Pharmacological treatment of acute spinal cord injury: How do we build on past success?

Edward D. Hall

Research output: Contribution to journalReview articlepeer-review

54 Scopus citations


Most acute spinal cord injuries (SCI) do not involve complete transection of the spinal cord; typically, a rim of white matter survives. The potential for neurological recovery depends on optimal preservation of the ascending and descending white matter axons and their normal myelination. Pharmacologic strategies focus on the control of secondary injury processes, primarily lipid peroxidation (LP), and the salvage of as much white matter as possible. The first effective neuroprotective agent was methylprednisolone (MP), a glucocorticosteroid that in high doses improves neurological recovery in animals and humans following acute SCI. Tirilazad is a more targeted non-glucocorticoid LP inhibitor that has been shown to be neuroprotective and has fewer side effects than MP. Future SCI therapy is likely to encompass various neuroprotective agents, including inhibitors of LP inhibitors of the nitric oxide-derived reactive oxygen species peroxynitrite, inhibitors of calpain (which is responsible for degrading the spinal cord cytoskeleton), and inhibitors of post-traumatic apoptosis of neurons and myelin-forming oligodendroglia. In addition, neuroprotective strategies will eventually be followed by neurorestorative agents that stimulate the plasticity of surviving neural pathways, and will be used in conjunction with other neurorestorative therapies like cell transplantation and gene therapy techniques.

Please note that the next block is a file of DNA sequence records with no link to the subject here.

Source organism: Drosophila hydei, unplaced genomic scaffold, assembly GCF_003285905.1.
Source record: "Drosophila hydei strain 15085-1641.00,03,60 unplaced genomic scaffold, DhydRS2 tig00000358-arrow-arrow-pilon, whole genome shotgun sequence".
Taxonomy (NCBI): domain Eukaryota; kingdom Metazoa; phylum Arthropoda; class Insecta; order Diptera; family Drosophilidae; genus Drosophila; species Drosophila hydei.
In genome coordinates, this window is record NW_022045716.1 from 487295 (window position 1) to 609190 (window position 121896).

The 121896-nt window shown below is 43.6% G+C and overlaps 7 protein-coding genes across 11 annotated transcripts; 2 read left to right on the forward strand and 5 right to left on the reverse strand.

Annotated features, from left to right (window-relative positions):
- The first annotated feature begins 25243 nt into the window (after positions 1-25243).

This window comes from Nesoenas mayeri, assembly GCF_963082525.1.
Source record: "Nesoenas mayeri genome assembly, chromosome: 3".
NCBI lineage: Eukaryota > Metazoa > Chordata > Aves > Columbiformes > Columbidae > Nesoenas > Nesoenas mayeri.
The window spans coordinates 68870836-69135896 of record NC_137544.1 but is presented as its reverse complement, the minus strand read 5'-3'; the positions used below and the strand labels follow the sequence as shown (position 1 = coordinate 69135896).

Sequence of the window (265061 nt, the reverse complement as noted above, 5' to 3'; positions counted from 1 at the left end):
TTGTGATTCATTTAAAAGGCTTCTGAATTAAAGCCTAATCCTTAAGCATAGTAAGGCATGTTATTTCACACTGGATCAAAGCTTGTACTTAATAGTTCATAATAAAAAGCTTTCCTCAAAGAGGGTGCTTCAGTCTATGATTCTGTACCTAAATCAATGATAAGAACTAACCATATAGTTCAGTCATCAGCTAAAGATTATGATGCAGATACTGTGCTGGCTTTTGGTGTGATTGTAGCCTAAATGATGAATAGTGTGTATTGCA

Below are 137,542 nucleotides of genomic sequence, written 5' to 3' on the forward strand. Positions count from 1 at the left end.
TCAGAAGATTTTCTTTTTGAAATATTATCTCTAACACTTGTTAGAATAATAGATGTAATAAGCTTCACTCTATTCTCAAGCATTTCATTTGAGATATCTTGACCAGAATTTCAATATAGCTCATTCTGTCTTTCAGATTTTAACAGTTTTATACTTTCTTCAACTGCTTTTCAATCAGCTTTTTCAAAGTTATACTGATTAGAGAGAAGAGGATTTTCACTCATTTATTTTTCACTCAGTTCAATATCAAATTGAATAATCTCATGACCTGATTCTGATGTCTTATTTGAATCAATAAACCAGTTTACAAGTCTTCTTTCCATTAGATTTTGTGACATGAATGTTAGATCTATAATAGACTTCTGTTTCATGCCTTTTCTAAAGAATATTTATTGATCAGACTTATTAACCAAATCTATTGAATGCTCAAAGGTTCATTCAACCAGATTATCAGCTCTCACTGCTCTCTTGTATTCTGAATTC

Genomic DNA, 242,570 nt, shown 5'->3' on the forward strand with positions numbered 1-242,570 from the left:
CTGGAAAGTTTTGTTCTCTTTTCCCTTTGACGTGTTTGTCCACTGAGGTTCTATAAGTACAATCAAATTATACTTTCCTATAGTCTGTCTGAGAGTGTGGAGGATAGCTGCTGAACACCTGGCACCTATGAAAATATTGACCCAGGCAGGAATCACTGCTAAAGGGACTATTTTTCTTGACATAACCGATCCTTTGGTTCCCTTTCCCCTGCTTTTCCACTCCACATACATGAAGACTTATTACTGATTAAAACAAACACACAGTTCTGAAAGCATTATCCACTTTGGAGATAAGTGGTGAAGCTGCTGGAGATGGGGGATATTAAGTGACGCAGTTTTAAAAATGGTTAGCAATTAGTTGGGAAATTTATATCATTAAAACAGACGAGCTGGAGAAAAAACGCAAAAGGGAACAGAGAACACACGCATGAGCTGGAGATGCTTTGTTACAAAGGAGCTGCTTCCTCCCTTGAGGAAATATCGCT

Original languageEnglish
Pages (from-to)142-146
Number of pages5
JournalJournal of Spinal Cord Medicine
Issue number3
StatePublished - 2001


  • Lipid peroxidation
  • Methylprednisolone
  • Neuroprotection
  • Neurorestoration
  • Nitric oxide synthase
  • Secondary injury process
  • Spinal cord injuries
  • Tirilazad

ASJC Scopus subject areas

  • Clinical Neurology


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